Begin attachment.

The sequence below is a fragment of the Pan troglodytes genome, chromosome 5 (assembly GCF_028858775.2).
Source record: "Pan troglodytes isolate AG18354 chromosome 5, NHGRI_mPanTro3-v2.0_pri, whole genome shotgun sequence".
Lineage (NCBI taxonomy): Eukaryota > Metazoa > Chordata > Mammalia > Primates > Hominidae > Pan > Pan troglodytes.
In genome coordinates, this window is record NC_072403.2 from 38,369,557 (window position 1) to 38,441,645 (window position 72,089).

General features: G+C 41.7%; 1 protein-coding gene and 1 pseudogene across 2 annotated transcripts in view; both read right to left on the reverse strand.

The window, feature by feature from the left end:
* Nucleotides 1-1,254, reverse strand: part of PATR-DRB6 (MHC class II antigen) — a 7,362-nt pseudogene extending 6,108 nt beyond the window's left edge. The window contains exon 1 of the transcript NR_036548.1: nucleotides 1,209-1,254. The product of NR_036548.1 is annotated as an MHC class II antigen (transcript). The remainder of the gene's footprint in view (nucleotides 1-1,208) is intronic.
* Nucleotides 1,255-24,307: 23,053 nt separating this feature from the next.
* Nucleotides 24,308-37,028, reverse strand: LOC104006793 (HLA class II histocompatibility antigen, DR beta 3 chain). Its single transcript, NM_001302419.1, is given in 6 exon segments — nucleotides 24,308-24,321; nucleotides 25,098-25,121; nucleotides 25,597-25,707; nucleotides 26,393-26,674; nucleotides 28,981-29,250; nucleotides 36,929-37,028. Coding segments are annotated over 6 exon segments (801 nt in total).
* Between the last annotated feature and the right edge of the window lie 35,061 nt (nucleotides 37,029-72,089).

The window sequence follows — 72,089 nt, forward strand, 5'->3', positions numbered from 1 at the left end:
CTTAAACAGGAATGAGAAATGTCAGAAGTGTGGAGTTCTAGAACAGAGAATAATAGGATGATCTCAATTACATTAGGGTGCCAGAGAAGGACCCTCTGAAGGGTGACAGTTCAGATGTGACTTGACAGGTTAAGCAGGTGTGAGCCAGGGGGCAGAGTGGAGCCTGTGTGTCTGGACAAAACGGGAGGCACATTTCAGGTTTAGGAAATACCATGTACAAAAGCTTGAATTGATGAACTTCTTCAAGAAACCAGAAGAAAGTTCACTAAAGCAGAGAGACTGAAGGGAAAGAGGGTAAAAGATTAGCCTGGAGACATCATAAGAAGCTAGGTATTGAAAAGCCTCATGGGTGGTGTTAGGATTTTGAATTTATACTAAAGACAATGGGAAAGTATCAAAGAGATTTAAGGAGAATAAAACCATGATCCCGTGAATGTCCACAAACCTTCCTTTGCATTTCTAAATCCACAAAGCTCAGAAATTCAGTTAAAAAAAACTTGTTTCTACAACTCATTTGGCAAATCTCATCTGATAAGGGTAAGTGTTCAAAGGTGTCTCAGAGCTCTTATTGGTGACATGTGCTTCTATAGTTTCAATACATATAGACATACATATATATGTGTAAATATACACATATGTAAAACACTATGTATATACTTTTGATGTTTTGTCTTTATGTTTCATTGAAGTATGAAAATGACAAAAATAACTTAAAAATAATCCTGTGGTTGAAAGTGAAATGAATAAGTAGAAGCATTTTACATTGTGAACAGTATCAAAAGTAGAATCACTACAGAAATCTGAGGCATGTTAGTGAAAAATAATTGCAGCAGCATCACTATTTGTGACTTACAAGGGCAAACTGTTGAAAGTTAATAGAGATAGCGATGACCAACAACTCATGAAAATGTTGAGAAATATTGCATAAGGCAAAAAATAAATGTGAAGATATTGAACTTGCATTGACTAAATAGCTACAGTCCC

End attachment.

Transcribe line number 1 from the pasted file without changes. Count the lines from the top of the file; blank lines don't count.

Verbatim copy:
The sequence below is a fragment of the Pan troglodytes genome, chromosome 5 (assembly GCF_028858775.2).